There are so many granola bar recipes out there and unfortunately most of them contain lots of refined sugar and oil. After several experiments using ingredients that I feel good about eating, I came up with my own recipe. Try it for yourself and let me know what you think!
Corinne's Homemade Granola Bars:
• 2 1/2 cups rolled oats
• 1/2 cup whole wheat flour (or any whole grain flour)
• 1/3 cup ground flax seeds
• 2 1/2 cups mix-ins (any combo of the following: raisins, apricots, figs, or any dried, chopped fruit, chocolate chips, shredded coconut, any nuts or seeds such as walnuts, sunflower, or pumpkin seeds)
• 1/2 cup pure maple syrup
• 1/2 cup brown rice syrup
• 2/3 cup peanut butter
• Optional: sea salt, cinnamon
• Preheat oven to 350
• Lightly grease a 9 X 13 inch pan or use parchment paper
• Mix peanut butter and syrups until well blended
• In a separate bowl, mix all of the other dry ingredients
• Stir together the wet and dry ingredients until incorporated
• Spread into pan and press down evenly
• Bake for approximately 20 minutes until barely browned
• After cool, cut into 12 bars, remove bars and wrap individually in plastic wrap or put in an air-tight container
• Store in refrigerator. May also freeze.
Generally I am not the type to measure out my ingredients too closely when I prepare food; I prefer to go with my instincts. Therefore, the amounts listed are approximate. I tend to use a little less than the half cup of each syrup and a little extra peanut butter. Customize this recipe to your own liking. The nice thing about it is that by changing up the mix-ins, you can have different flavored granola bars every time.
These bars provide excellent nutrition from the complex carbohydrates in the whole grains along with healthy fats and protein from the flax, nuts and peanut butter. If you use chocolate chips be sure to use 70% or higher cocoa content. The maple syrup and brown rice syrup are less refined and gentler on the body than the typical highly processed white sugar that is found in most granola bars. These syrups are still a source of concentrated sweetener though, and I don't recommend eating them in large quantities. Be sure to grab a couple of pieces of fruit to go along with your breakfast granola bar!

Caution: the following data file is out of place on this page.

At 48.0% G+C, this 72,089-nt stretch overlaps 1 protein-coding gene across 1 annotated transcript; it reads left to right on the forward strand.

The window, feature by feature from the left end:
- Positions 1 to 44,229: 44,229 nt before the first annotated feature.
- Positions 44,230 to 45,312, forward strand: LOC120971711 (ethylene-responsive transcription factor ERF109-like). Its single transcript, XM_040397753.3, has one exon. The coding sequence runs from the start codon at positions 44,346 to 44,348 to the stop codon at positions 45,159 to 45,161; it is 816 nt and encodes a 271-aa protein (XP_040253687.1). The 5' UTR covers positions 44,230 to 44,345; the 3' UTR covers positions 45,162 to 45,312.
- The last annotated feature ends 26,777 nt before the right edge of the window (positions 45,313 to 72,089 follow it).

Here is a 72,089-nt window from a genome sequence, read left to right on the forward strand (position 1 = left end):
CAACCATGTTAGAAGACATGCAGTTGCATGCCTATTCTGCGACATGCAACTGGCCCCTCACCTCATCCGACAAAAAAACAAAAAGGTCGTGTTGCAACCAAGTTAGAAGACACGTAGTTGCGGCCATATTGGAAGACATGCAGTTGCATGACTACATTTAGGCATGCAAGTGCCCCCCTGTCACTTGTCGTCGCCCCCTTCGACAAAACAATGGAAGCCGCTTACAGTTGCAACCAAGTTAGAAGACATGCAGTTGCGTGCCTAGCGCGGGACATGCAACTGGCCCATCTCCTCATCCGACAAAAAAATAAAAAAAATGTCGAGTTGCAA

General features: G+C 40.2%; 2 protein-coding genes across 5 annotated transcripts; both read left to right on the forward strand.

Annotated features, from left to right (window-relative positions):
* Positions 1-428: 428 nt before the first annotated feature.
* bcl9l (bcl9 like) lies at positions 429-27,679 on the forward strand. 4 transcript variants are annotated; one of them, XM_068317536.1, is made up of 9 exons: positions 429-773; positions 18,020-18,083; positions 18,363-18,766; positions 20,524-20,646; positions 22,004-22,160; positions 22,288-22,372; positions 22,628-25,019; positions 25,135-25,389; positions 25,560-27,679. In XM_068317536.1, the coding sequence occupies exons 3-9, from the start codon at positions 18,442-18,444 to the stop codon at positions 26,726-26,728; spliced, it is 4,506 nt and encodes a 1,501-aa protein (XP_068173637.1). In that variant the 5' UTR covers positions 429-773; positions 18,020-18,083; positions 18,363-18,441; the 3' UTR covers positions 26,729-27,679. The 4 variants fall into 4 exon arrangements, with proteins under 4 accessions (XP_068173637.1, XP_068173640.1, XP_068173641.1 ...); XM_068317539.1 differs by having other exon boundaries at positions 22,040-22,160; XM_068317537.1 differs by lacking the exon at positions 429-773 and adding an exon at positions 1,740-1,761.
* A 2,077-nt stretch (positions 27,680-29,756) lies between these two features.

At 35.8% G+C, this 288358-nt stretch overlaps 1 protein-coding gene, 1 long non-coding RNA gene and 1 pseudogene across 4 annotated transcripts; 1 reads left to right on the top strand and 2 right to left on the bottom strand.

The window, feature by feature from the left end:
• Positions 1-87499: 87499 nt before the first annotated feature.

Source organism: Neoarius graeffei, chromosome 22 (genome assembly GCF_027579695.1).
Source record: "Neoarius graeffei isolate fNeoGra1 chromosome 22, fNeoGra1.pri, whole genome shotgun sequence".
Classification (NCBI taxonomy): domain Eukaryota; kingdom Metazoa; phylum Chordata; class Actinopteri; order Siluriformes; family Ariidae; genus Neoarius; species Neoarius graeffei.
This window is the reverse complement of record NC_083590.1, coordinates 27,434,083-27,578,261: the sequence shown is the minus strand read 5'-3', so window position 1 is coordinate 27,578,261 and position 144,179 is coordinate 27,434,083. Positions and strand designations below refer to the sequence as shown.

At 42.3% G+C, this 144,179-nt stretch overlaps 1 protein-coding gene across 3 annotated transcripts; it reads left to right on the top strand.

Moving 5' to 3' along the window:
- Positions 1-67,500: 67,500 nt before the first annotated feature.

Corinne Goff is a Registered Dietitian who is absolutely passionate about food, health, and nutrition. Corinne has a BA in Psychology from Salve Regina University and a BS in Nutrition from the University of Rhode Island. As a nutritionist, her objective is to help people reach their health goals by offering a personalized holistic approach to wellness that incorporates natural foods and lifestyle changes. She works together with her clients to develop daily improvements that they feel comfortable with and that are realistic. She believes that the focus on wholesome, nutrient-rich, real food, is the greatest possible way to become healthier, have more energy, decrease chances of chronic disease, and feel your best. If you would be interested in working with Corinne one-on-one, sign-up for FitDay Dietitians.